Blaz Sliskovic - A Talented Coach
With One Job Too Many
Ozren Podnar reports...
The Bosnian national team manager Blaz "Baka" Sliskovic
holds a unique distinction in modern football: besides coaching
Bosnia and Hercegovina, the 45-year old former soccer idol is Hajduk
Split manager. Or, at least, he is sincerely trying to fulfill that
After Ivan Katalinic was sacked as the Croatian champion's coach,
Hajduk's directors tried to woo their former star player, but he
only accepted the post under condition that he could keep his Bosnia
job as well.
"I came to an agreement with Hajduk's directors that Bosnia
would come first to me, so Hajduk would have to suffer on certain
occasions," said Sliskovic, whose promising debut against Zadar
(2-0 at home) was followed by a 0-3 loss at archrivals Dinamo Zagreb.
Before the big match, Sliskovic supervised only one Hajduk's training
session, and it showed.
While the Croatian press cannot understand Hajduk's gamble with
the Bosnia manager, Sliskovic is being viewed with an ever-increasing
scepticism in his homeland as well. In fact, the FA banned him from
even mentioning Hajduk Split during the national team gathering
for the Group
7 World Cup qualifier against Spain.
It may look as though the FA is eagerly awaiting his first serious
slip to sack him, but Bosnia earned a good draw with the Spaniards
in Zenica, which gave the coach a new lease of life in one of his
Maradona From The Balkans
Sliskovic is one of the cult footballing personalities throughout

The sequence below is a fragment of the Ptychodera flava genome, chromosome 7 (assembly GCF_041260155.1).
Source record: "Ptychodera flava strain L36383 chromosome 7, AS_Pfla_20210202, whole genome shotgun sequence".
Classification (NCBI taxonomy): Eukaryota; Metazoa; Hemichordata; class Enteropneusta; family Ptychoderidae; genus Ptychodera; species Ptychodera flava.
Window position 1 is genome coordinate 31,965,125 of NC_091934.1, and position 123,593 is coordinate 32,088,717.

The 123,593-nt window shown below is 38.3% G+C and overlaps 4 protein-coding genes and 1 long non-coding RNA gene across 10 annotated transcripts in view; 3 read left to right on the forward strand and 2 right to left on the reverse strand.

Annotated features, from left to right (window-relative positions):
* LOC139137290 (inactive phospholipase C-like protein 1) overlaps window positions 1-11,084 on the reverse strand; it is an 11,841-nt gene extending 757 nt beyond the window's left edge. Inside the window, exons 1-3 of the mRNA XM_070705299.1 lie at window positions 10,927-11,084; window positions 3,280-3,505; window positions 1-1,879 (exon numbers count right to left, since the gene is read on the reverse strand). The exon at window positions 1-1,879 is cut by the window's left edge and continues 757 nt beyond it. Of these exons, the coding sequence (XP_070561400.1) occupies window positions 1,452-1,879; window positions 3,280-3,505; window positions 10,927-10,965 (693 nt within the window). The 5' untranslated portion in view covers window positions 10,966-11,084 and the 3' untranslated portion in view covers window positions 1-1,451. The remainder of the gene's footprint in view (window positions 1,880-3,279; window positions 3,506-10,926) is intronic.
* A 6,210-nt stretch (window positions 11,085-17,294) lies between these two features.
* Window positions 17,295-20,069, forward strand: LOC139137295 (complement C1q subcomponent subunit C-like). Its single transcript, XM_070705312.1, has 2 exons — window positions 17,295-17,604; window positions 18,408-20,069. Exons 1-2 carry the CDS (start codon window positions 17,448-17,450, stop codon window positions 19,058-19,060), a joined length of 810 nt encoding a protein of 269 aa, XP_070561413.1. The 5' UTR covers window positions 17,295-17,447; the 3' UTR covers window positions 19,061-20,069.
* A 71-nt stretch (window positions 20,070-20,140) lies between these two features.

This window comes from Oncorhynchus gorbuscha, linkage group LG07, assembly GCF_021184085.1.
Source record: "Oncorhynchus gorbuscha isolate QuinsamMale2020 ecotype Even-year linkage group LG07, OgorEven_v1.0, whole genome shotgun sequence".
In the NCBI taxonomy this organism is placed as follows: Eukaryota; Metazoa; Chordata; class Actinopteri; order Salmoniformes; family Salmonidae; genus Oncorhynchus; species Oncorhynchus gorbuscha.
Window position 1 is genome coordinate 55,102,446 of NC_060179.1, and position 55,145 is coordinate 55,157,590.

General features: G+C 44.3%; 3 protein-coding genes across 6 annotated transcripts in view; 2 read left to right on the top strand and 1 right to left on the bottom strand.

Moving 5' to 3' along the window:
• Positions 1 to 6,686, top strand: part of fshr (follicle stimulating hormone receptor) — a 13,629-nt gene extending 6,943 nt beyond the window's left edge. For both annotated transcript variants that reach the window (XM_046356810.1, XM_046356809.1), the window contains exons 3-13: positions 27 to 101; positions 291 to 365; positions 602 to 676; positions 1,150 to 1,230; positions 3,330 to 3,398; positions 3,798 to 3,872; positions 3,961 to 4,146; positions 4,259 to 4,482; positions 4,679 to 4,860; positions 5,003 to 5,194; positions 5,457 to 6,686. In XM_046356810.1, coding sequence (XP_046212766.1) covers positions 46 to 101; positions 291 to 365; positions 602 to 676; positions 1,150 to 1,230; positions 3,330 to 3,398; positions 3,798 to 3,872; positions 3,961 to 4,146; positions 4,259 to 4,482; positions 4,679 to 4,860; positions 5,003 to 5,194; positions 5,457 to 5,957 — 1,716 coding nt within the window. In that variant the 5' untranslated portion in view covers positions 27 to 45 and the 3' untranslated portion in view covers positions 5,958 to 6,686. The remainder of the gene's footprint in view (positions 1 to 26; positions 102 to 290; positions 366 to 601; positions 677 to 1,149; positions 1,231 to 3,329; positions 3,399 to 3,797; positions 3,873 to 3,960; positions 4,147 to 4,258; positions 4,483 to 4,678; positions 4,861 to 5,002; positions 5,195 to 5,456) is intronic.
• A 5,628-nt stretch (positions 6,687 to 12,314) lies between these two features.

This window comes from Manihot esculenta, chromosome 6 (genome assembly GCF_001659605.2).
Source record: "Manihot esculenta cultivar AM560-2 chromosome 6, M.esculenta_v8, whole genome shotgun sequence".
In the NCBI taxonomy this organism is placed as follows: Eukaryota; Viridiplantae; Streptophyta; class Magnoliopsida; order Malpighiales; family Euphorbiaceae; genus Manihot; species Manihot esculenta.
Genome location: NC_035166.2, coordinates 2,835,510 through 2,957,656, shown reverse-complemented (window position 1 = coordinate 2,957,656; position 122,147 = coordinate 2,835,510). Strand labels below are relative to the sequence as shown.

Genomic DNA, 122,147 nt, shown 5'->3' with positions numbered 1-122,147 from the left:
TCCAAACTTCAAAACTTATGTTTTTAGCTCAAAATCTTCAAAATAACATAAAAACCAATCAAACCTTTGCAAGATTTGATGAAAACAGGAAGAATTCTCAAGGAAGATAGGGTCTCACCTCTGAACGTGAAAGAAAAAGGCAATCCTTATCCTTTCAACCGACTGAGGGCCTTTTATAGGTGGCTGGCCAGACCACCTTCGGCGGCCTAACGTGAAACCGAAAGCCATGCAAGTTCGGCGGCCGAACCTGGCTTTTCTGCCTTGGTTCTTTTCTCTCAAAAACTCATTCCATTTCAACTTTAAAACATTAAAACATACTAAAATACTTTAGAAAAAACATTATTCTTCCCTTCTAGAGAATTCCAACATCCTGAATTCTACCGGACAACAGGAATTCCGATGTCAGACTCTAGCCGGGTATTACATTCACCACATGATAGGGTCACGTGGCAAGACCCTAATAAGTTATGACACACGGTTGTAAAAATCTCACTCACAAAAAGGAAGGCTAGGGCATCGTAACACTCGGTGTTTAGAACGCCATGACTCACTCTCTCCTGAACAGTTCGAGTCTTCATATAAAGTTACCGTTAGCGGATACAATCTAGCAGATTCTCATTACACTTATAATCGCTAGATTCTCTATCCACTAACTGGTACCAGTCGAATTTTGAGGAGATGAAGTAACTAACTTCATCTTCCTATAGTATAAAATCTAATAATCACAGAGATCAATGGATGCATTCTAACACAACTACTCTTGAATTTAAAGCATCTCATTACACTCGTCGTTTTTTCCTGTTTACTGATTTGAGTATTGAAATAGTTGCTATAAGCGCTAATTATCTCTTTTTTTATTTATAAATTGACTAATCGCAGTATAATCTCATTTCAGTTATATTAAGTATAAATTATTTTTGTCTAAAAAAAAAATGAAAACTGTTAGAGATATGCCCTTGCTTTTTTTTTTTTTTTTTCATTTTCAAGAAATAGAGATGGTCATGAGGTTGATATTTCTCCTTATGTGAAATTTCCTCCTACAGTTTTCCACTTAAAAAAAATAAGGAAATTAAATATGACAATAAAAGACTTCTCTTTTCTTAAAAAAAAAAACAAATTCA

the former Yugoslavia. An ethnic Croat born in Mostar, in the predominantly
Croat region of Hercegovina, he used to be a highly technical offensive
Such were his skills that he was unreservedly respected on all
grounds, regardless of ethnic or soccer affiliations. His arsenal
of dribbles, passes, one-twos, swerving shots or ball-stopping skills
actually made him a big crowd puller on his own, regardless of his
team's position in the table.
Sliskovic's footballing prowess was matched only by his less than
professional attitude towards his duties: he was known to disappear
from the club for a couple of days, much in the style of George
Best in his Manchester United heyday, only to win back the coach's
confidence with another sensational performance.
Having debuted for Velez aged 16, he starred in the Yugoslav Olympic
team that won fourth place at the 1980 Moscow Olympics, and lead
his club to an epic FA Cup win over Zeljeznicar Sarajevo a year
later. As an established star of Yugoslav soccer, he was then transferred
to Hajduk Split, which would become the club of his heart.
After two initial seasons marred by injuries and compulsory military
service, he went on to shine for three more years, frequently stunning
crowds, opponents and teammates alike with breathtaking moves.
On several occasions he scored goals directly from corner kicks,
notably against Red Star in the 1984 FA Cup final, while another
of his legendary goals came against Sparta Prague in the UEFA Cup
quarterfinals: a maliciously taken free kick from a sharp angle